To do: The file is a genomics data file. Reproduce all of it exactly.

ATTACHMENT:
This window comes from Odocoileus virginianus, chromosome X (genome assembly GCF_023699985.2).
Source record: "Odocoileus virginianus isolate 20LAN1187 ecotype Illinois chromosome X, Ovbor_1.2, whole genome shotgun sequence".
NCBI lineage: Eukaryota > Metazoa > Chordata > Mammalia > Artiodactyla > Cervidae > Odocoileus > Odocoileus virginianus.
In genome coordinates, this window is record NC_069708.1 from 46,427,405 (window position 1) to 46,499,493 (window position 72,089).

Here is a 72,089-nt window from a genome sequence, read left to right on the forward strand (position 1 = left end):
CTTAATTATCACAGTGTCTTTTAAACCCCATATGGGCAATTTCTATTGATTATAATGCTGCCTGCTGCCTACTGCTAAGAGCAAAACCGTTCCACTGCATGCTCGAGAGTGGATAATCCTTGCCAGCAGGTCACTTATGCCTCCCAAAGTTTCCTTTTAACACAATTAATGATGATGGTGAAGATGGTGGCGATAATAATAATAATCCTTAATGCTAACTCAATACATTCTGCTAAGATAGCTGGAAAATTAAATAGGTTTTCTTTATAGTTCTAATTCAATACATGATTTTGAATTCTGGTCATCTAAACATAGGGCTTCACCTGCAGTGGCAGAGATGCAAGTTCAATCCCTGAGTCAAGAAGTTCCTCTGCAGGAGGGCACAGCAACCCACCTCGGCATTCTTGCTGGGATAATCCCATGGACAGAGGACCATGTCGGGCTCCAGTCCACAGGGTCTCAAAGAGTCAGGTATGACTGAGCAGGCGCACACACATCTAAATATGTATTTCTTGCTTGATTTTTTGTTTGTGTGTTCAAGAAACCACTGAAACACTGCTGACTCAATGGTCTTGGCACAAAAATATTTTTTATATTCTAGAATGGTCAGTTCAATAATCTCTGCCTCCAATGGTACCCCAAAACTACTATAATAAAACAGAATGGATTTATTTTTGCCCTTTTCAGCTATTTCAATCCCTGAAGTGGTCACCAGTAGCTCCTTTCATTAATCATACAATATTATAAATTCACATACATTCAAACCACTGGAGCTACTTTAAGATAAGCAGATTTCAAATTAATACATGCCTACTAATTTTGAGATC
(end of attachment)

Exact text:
This window comes from Odocoileus virginianus, chromosome X (genome assembly GCF_023699985.2).
Source record: "Odocoileus virginianus isolate 20LAN1187 ecotype Illinois chromosome X, Ovbor_1.2, whole genome shotgun sequence".
NCBI lineage: Eukaryota > Metazoa > Chordata > Mammalia > Artiodactyla > Cervidae > Odocoileus > Odocoileus virginianus.
In genome coordinates, this window is record NC_069708.1 from 46,427,405 (window position 1) to 46,499,493 (window position 72,089).

Here is a 72,089-nt window from a genome sequence, read left to right on the forward strand (position 1 = left end):
CTTAATTATCACAGTGTCTTTTAAACCCCATATGGGCAATTTCTATTGATTATAATGCTGCCTGCTGCCTACTGCTAAGAGCAAAACCGTTCCACTGCATGCTCGAGAGTGGATAATCCTTGCCAGCAGGTCACTTATGCCTCCCAAAGTTTCCTTTTAACACAATTAATGATGATGGTGAAGATGGTGGCGATAATAATAATAATCCTTAATGCTAACTCAATACATTCTGCTAAGATAGCTGGAAAATTAAATAGGTTTTCTTTATAGTTCTAATTCAATACATGATTTTGAATTCTGGTCATCTAAACATAGGGCTTCACCTGCAGTGGCAGAGATGCAAGTTCAATCCCTGAGTCAAGAAGTTCCTCTGCAGGAGGGCACAGCAACCCACCTCGGCATTCTTGCTGGGATAATCCCATGGACAGAGGACCATGTCGGGCTCCAGTCCACAGGGTCTCAAAGAGTCAGGTATGACTGAGCAGGCGCACACACATCTAAATATGTATTTCTTGCTTGATTTTTTGTTTGTGTGTTCAAGAAACCACTGAAACACTGCTGACTCAATGGTCTTGGCACAAAAATATTTTTTATATTCTAGAATGGTCAGTTCAATAATCTCTGCCTCCAATGGTACCCCAAAACTACTATAATAAAACAGAATGGATTTATTTTTGCCCTTTTCAGCTATTTCAATCCCTGAAGTGGTCACCAGTAGCTCCTTTCATTAATCATACAATATTATAAATTCACATACATTCAAACCACTGGAGCTACTTTAAGATAAGCAGATTTCAAATTAATACATGCCTACTAATTTTGAGATC